(Bloomberg) -- The fastest rebound in Indian stocks in nearly two decades has some investors wondering whether the foreign-buying powered momentum can continue amid global volatility.
The NSE Nifty 50 Index has surged more than 14% from a mid-June low as overseas investors turned buyers after months of withdrawals. That drove the benchmark from levels described by traders as oversold to strongly overbought territory in just 39 sessions, the quickest pace since 2003.
“The current turnaround in the stance of foreign investors with regard to India is yet to be confirmed,” said Kunal Valia, chief investment officer for listed investments at Waterfield Advisors Pvt. He said the country faces both fiscal and current account deficits, “worrisome macro” for foreign traders.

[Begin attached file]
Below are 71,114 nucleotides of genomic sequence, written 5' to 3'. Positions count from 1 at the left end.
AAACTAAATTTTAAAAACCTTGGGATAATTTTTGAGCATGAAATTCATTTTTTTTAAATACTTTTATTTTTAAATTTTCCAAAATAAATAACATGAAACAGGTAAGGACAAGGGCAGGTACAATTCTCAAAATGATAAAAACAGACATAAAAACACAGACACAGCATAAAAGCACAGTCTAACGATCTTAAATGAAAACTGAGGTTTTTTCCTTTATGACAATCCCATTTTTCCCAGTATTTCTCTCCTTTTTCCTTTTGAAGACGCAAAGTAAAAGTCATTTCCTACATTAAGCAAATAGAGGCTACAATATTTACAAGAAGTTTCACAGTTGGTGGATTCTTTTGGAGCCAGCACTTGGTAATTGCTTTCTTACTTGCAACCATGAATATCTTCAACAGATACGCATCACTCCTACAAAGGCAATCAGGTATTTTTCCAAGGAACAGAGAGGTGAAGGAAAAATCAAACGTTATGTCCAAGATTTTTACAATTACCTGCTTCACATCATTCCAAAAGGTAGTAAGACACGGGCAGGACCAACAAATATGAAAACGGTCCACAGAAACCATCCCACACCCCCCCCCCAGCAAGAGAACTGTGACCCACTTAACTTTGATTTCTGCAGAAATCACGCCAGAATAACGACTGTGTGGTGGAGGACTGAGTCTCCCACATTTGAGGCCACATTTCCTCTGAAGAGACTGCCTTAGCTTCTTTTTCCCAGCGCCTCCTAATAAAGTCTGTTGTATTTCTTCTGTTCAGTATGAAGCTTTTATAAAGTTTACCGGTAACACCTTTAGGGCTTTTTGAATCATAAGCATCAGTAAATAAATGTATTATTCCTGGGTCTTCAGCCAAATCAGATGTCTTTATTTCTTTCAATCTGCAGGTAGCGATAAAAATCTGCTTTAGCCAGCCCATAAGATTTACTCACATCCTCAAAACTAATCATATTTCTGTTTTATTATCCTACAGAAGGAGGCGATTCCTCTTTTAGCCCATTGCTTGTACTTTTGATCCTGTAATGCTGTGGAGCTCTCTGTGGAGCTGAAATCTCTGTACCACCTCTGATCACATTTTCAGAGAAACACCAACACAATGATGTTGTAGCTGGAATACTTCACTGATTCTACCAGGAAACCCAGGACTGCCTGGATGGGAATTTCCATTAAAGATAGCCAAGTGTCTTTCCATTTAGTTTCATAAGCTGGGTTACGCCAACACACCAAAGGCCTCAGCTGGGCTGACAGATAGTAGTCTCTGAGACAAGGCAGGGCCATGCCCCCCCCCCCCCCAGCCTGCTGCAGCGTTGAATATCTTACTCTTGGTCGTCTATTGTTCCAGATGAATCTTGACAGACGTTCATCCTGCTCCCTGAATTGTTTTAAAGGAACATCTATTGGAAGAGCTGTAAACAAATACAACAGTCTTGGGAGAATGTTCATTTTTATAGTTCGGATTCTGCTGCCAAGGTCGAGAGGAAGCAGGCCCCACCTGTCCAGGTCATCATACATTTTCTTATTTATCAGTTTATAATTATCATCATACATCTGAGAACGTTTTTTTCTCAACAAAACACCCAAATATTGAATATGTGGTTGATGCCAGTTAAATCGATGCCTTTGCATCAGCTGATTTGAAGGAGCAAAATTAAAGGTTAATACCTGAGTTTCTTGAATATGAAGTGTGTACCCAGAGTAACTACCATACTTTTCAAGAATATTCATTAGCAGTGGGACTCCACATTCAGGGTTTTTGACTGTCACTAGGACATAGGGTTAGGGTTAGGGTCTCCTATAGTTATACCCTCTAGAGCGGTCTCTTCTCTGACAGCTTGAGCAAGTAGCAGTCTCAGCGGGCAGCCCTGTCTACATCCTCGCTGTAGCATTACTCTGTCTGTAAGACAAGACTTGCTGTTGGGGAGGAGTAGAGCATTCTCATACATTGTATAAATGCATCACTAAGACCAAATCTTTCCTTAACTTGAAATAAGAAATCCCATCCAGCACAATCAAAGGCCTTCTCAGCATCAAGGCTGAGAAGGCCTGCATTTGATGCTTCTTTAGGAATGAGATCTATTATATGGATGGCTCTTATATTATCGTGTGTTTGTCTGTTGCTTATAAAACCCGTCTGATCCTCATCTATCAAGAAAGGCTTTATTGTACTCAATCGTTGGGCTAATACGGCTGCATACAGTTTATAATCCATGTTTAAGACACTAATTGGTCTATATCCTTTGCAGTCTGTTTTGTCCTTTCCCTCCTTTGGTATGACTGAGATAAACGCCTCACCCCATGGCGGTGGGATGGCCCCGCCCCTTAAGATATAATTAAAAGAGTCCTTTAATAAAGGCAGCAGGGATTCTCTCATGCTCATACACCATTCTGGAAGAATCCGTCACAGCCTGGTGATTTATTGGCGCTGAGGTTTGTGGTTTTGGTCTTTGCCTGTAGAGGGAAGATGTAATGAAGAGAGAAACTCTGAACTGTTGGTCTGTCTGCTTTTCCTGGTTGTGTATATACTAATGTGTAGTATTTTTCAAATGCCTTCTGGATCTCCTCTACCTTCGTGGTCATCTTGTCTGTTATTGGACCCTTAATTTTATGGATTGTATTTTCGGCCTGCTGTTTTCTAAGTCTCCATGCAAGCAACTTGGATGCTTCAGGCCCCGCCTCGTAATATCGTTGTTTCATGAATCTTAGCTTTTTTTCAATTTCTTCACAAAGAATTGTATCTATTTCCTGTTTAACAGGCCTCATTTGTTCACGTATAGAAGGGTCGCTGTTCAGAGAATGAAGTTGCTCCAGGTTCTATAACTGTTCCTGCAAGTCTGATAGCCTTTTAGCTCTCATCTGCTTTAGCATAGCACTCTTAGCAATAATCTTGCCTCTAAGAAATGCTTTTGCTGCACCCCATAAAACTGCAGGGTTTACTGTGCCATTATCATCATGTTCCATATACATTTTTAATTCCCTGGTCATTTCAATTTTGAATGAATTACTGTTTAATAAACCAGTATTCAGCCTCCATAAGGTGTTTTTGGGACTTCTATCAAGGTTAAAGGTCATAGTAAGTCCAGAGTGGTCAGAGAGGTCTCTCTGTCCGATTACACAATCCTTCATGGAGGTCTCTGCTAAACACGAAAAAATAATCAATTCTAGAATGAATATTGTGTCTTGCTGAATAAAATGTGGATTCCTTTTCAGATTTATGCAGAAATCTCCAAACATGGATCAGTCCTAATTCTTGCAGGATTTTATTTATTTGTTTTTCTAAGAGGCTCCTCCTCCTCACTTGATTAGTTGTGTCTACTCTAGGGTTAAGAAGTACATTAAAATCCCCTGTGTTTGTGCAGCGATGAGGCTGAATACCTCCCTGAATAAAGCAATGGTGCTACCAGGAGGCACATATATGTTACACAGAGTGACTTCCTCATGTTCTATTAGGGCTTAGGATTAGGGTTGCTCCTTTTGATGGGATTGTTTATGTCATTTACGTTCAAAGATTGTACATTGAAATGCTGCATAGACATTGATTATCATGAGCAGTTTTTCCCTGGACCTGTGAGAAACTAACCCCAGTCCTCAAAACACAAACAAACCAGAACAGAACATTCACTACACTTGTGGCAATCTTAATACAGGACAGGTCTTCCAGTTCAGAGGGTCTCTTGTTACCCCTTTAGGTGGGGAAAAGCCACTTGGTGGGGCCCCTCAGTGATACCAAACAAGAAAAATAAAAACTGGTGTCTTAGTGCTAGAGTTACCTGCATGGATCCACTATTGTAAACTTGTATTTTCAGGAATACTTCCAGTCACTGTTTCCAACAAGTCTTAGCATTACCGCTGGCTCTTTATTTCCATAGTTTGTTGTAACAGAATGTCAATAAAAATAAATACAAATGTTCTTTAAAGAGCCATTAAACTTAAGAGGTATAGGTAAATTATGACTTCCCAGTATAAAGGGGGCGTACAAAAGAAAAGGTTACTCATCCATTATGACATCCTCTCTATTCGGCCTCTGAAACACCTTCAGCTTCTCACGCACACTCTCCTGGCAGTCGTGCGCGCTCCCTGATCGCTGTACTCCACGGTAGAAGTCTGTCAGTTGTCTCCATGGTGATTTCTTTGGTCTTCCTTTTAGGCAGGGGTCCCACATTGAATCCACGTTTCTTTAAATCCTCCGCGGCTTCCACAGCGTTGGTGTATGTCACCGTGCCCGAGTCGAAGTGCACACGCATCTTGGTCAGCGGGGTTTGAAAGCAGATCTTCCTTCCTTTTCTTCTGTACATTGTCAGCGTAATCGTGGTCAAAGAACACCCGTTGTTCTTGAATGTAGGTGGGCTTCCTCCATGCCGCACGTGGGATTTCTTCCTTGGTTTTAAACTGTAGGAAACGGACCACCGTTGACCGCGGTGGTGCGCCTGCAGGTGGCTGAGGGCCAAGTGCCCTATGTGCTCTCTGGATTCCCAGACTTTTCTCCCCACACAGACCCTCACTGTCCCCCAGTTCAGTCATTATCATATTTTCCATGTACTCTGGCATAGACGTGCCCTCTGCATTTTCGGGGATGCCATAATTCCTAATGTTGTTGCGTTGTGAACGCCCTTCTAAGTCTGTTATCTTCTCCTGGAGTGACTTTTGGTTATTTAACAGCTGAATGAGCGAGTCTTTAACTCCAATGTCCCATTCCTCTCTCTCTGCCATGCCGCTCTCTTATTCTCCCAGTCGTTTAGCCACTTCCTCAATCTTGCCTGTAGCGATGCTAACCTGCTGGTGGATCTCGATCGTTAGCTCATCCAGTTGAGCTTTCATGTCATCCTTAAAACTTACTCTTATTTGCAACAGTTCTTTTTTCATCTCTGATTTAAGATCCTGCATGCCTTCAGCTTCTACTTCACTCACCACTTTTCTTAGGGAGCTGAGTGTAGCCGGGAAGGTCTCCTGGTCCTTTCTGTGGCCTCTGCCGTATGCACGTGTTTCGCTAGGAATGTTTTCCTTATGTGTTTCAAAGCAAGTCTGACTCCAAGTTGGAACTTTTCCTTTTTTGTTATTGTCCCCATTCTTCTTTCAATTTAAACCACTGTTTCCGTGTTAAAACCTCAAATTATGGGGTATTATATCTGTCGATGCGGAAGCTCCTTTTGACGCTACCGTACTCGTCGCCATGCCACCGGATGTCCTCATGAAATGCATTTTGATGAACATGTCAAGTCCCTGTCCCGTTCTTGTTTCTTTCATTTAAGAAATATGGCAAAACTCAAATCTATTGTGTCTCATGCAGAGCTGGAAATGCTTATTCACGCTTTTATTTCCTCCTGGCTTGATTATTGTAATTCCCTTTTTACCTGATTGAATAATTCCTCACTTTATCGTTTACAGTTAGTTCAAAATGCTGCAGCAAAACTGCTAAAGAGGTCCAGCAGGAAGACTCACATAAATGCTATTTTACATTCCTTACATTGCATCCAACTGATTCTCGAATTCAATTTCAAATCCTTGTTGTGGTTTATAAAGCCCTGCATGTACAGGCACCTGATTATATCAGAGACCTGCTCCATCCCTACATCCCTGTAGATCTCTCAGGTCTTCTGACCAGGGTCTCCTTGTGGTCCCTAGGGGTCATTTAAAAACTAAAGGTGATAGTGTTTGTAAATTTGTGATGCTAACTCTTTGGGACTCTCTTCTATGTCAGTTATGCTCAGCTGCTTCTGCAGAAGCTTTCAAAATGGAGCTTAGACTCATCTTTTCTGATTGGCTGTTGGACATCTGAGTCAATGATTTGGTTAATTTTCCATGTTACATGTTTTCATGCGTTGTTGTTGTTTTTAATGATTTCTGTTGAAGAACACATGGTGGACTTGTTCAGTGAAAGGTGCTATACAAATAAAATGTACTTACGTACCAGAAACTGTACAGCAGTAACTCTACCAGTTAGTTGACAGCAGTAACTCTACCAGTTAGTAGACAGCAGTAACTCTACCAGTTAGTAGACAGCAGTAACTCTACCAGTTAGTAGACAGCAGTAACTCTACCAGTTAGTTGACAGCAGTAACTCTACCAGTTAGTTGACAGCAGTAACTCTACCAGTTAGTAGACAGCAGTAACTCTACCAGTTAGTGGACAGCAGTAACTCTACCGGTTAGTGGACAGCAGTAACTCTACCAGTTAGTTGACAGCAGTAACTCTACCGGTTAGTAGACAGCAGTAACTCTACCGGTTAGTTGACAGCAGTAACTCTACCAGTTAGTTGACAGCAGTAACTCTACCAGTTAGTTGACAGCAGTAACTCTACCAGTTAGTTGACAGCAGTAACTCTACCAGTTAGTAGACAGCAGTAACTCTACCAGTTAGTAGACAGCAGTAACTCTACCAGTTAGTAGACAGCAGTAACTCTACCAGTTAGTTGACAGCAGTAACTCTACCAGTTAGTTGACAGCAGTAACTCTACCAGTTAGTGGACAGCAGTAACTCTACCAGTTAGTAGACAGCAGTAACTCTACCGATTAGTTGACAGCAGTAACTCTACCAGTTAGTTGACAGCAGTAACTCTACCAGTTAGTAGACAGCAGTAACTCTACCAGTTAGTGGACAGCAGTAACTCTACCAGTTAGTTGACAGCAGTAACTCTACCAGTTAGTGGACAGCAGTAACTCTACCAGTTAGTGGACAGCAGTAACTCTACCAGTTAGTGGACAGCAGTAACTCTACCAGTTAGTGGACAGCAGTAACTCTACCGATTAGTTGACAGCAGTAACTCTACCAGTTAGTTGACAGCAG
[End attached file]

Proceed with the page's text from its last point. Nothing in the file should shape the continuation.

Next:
The shift from record outflows from Indian stocks to net buying by overseas investors came amid a weakening of the dollar and faster-than-expected cooling of commodity prices. Commodities including oil and base metals have dropped 10%-20% from peak levels in June, providing major relief for net importers like India.
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“We didn’t anticipate global factors to improve so soon,” said Bank of America Corp. analyst Amish Shah. “Low positioning” and few investment options in other emerging markets led to the resumption of inflows from global investors, he said.
Like Waterfield’s Valia, Shah is skeptical about the sustainability of foreign buying. Risks include possible changes in China’s economic policy to focus on growth, which could lead to reacceleration in crude and other commodity prices, he said.
The Nifty 50 was down about 1% in midday trading Monday.